The plain meaning rule is to litigators what hammers are to contractors. It may be easy to use, but since you’re going to use it on every job, you need to get good with it.

When interpreting a statute, rule, regulation, contract, or other legal document, courts first look to the plain meaning of the language in the document itself. If the language is unambiguous, then that plain meaning will be applied, regardless of any external factors or policy interpretations.

The bailout bill added the following to Section 13(c) of the Federal Deposit Insurance Act (12 U.S.C. 1823(c)) [the bolded language is the most relevant here]:

(11) UNENFORCEABILITY OF CERTAIN AGREEMENTS. No provision contained in any existing or future standstill, confidentiality, or other agreement that, directly or indirectly

"(A) affects, restricts, or limits the ability of any person to offer to acquire or acquire,

"(B) prohibits any person from offering to acquire or acquiring, or

"(C) prohibits any person from using any previously disclosed information in connection with any such offer to acquire or acquisition of,

all or part of any insured depository institution, including any liabilities, assets, or interest therein, in connection with any transaction in which the Corporation exercises its authority under section 11 or 13, shall be enforceable against or impose any liability on such person, as such enforcement or liability shall be contrary to public policy.

Assume Citigroup has an "agreement"  with Wachovia, an "insured depository instutition," that contains a "provision" that "directly… limits the ability of any person to offer to acquire or acquire" Wachovia. Then Wells Fargo comes in and acquires Wachovia.

Citigroup sues for damages. What result?

There is no law whatsoever interpreting the above language. Thus, Wachovia offered a restrained 15 pages explaining how the above is so unambiguous it needs no further argument, while Citigroup filed a downright svelte 7 pages of argument as to how the statute reflectled a precisely contrary unambiguous meaning. (Both briefs are available at the WSJ Law Blog).

I believe Congress did not mean what it wrote, and that the Court will ignore the "plain meaning" rule to get at what Congress probably did mean.

Citigroup has a very strong argument that 126(c) limits enforceability and liability only of the "person" described immediately above, which would be the acquirer (Wells Fargo), and not the institution (Wachovia). If Congress, say, wanted to void the provision entirely, they could have do so by writing:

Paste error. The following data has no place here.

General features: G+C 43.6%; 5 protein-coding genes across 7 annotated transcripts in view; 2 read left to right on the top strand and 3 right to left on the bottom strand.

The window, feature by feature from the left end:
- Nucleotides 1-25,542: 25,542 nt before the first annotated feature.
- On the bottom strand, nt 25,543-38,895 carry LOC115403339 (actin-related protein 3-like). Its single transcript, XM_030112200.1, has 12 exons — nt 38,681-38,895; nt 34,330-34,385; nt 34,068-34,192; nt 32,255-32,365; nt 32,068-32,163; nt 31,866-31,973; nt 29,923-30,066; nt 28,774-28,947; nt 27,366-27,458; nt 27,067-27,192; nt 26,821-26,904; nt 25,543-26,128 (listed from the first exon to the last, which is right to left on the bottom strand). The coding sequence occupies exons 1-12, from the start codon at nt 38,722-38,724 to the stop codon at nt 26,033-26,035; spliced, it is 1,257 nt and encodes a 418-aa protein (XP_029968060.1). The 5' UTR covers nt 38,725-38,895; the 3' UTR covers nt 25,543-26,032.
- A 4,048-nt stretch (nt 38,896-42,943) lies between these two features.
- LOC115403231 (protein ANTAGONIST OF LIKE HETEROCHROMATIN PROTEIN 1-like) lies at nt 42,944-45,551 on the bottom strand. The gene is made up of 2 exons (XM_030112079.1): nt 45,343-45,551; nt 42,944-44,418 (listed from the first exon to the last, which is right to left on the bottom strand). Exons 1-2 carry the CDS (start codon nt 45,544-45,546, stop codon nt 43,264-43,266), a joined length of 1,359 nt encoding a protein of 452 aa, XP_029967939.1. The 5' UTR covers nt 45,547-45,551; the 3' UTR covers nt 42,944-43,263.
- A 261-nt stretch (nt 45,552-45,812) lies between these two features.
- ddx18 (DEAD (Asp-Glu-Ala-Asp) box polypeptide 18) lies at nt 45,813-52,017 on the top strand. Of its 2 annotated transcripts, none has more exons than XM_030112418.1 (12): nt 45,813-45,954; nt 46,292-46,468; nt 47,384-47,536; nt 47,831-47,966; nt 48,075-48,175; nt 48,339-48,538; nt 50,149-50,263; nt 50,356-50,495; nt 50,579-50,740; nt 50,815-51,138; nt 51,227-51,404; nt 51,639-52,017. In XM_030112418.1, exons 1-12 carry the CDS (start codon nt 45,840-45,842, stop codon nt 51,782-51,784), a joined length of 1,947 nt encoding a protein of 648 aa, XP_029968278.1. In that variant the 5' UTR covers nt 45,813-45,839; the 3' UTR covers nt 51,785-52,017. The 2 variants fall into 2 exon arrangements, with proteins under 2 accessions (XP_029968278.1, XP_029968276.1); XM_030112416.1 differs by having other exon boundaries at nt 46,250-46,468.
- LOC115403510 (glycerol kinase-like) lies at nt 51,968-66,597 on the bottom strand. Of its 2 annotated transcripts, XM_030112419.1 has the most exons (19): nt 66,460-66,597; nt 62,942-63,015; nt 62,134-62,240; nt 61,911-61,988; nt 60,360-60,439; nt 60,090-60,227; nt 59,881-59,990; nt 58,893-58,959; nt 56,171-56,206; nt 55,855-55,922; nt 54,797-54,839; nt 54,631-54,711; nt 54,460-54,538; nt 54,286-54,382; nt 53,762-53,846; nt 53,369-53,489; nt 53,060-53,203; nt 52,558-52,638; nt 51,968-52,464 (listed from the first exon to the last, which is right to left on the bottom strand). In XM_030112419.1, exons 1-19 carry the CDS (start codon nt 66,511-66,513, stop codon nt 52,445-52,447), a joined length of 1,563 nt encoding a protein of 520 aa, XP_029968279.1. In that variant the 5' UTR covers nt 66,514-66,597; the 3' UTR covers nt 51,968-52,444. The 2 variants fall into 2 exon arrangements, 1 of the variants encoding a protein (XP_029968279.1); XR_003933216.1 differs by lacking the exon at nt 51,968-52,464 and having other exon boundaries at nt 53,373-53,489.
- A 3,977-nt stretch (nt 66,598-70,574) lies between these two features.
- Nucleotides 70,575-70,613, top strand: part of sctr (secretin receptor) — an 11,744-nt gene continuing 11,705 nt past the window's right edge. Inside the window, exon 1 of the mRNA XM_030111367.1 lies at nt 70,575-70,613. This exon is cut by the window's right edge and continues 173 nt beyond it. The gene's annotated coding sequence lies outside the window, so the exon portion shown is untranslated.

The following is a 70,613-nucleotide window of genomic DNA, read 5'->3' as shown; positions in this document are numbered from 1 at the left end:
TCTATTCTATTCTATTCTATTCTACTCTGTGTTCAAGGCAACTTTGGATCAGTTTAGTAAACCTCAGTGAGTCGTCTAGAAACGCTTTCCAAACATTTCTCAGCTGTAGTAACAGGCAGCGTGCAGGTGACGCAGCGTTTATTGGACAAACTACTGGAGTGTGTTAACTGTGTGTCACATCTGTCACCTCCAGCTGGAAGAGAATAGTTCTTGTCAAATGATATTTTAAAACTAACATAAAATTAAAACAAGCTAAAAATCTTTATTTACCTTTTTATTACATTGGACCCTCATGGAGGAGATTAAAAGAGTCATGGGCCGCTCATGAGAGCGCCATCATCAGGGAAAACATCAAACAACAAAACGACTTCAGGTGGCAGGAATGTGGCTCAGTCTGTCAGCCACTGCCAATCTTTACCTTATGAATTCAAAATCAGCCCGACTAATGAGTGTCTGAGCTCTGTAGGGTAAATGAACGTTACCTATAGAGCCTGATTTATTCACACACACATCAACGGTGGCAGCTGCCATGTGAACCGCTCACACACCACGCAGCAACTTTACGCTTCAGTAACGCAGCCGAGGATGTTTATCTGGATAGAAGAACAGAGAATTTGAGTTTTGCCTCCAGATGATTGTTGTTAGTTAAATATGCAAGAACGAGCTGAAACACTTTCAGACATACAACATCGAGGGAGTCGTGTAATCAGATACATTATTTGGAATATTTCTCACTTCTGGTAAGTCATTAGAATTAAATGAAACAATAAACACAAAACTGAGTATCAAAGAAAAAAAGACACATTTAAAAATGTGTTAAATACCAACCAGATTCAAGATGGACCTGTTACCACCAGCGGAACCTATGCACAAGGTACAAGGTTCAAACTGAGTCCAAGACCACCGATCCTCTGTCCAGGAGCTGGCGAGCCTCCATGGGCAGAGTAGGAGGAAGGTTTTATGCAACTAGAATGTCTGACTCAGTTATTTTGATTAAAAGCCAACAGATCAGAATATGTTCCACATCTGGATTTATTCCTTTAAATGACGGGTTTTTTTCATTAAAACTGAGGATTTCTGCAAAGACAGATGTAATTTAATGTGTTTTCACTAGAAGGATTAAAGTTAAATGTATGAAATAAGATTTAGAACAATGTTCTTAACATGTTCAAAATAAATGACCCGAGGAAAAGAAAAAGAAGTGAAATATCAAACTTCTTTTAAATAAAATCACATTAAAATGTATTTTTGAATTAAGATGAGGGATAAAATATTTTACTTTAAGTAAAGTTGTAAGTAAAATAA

Any provision in an agreement that purports to limit the ability of a person to acquire, or to offer to acquire, all or part of any insured depository institution is hereby declared void.

In that case, the provision would have been blown up, eliminating all liability. It’s not like Congress didn’t know how to "void" an agreement. Here’s what happens if a shifty promoter tries to skirt securities exchange regulations protecting investors, as per 15 USCS § 78cc:

(a) Waiver provisions. Any condition, stipulation, or provision binding any person to waive compliance with any provision of this title [15 USCS §§ 78a et seq.] or of any rule or regulation thereunder, or of any rule of an exchange required thereby shall be void.

Blammo! The "provision … shall be void."

And here’s what happens when a Member of Congress tries to make a deal with the United States or its agencies, as per 18 USCS § 431:

Whoever, being a Member of or Delegate to Congress, or a Resident Commissioner, either before or after he has qualified, directly or indirectly, himself, or by any other person in trust for him, or for his use or benefit, or on his account, undertakes, executes, holds, or enjoys, in whole or in part, any contract or agreement, made or entered into in behalf of the United States or any agency thereof, by any officer or person authorized to make contracts on its behalf, shall be fined under this title.